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Propeller torque & engine torque

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Propeller torque & engine torque

Old 31st Mar 2012, 14:32
  #81 (permalink)  
 
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And so when a PW4000 runs up to max on a terrestrial test bed, it is actually creating ~70,000 thrust HP? Is that what we surmise?
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Old 31st Mar 2012, 14:37
  #82 (permalink)  
 
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Old Fella:
...on the T56A-11 it was common to reach max permissable T.I.T before achieving limiting torque.
Hmmm. Since the aircraft performance is dependent on the props being driven at some torque rating, I must ask how you determine your performance-limited TOGW??
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Old 31st Mar 2012, 14:42
  #83 (permalink)  
 
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barit1:

And so when a PW4000 runs up to max on a terrestrial test bed, it is actually creating ~70,000 thrust HP? Is that what we surmise?
No. THP has to do with aircraft performance. When it's on a testbed, you wouldn't be analyzing THP. The engine would be producing thrust and you could compute how efficient the engine is in making thrust (ie: accelerating air).

EDIT: However, if you were to apply the concept of THP to the testbed scenario, the THP would be zero because the testbed/engine wouldn't be moving.
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Old 31st Mar 2012, 16:33
  #84 (permalink)  
 
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italia:

So, has this discussion changed your answer now, or do you still believe that the THP will equal the BHP because it's 'accelerating a mass of air rearwards'?
Not changed my pov. BHP x PE = THP. [notwithstanding Tx losses obviously]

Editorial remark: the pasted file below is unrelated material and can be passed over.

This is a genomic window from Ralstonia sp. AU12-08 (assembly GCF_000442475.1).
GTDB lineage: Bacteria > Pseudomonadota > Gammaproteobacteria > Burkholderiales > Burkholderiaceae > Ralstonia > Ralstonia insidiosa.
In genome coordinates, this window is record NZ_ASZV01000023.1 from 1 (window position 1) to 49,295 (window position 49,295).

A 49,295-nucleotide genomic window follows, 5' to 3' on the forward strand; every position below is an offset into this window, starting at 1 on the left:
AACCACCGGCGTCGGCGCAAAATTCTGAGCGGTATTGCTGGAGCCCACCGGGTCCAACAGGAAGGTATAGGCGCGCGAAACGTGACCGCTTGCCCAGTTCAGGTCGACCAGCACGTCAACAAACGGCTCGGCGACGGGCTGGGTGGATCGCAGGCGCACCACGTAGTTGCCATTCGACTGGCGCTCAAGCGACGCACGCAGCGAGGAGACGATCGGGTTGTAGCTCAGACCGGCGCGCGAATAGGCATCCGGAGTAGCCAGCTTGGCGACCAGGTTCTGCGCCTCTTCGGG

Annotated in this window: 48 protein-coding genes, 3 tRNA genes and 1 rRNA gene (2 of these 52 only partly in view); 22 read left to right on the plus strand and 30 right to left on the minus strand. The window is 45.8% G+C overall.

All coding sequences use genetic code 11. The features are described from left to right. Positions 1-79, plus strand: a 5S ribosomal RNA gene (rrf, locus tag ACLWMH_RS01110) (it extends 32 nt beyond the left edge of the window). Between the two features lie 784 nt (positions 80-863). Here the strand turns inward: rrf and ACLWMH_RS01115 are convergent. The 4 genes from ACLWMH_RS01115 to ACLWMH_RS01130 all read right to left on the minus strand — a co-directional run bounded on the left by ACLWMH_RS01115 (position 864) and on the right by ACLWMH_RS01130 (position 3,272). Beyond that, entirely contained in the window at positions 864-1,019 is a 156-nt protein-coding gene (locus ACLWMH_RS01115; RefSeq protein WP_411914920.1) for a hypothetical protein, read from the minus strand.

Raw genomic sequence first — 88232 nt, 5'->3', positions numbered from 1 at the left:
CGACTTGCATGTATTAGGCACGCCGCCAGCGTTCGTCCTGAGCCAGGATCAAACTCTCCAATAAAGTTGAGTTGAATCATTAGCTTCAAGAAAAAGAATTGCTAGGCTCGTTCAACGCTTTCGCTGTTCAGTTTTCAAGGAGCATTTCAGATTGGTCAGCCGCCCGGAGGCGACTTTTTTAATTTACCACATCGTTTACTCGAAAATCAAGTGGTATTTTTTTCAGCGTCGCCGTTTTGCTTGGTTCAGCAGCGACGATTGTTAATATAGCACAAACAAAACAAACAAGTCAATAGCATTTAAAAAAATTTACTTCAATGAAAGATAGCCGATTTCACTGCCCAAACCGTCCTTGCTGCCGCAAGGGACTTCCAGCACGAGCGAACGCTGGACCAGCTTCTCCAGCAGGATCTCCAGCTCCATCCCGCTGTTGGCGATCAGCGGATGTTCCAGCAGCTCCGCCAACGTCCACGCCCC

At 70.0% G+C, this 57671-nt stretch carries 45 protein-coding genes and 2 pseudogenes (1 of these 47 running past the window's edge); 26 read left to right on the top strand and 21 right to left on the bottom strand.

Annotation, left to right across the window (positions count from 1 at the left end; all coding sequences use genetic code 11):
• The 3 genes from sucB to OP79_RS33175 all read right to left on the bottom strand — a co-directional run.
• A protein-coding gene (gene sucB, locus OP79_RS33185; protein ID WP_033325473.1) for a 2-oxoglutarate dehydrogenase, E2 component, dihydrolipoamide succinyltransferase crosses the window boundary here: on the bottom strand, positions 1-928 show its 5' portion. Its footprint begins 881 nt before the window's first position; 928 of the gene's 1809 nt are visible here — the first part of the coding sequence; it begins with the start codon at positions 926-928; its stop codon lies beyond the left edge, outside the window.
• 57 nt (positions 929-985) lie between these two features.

After 4 pages you have now done a ma-housiv u-turn and decided that the aircraft can stay still after all and still output power from the prop.
Where did I say that the prop does not do work on the air when the aircraft is not moving? I never said that! So, to put it bluntly, you are lying.
Well, what I wrote and what you wrote underneath it aren't the same. But taking your little statement at face value, you are clearly accepting there that there is a power output from the prop even if the plane is stationary.

An equation for PE (that you have used yourself) is power output divided by power input. An equation for THP is BHP x PE. If you acknowledge there is a power output from the prop you must acknowledge there is THP.

I look forward to reading the wriggling you will do to mitigate this conclusion. Not that I've entirely finished myself.

No. THP has to do with aircraft performance. When it's on a testbed, you wouldn't be analyzing THP
I think most people here, being aviation professionals, would feel the putting of an engine on a tested had quite a lot to do with aircraft performance. Unless you are a glider pilot.
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Old 31st Mar 2012, 16:45
  #85 (permalink)  
 
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oggers:

You're wrong. End of story.

There is no point explaining it anymore.

Good day!
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Old 1st Apr 2012, 02:08
  #86 (permalink)  
 
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Limiting MTOW

Barit1, I probably did not articulate my point as well as I might. All I was trying to convey was that the 19600"/lbs limiting torque was often not achievable before reaching the Max permissable Turbine Inlet Temperature, especially on the T56A-11 which from memory was limited to 971 degrees C at Take-off power and 927 degrees C Max Continuous. The T56A-15 however with a higher T.I.T limit could readily reach Max Torque below the limiting T.I.T of 1083 degrees C for Take-off. Of course, achievable Torque for the given ambient conditions and Runway length available, surface type etc all are considered to determine Max Take-off weight allowed. Hope this is clearer.
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Old 1st Apr 2012, 08:24
  #87 (permalink)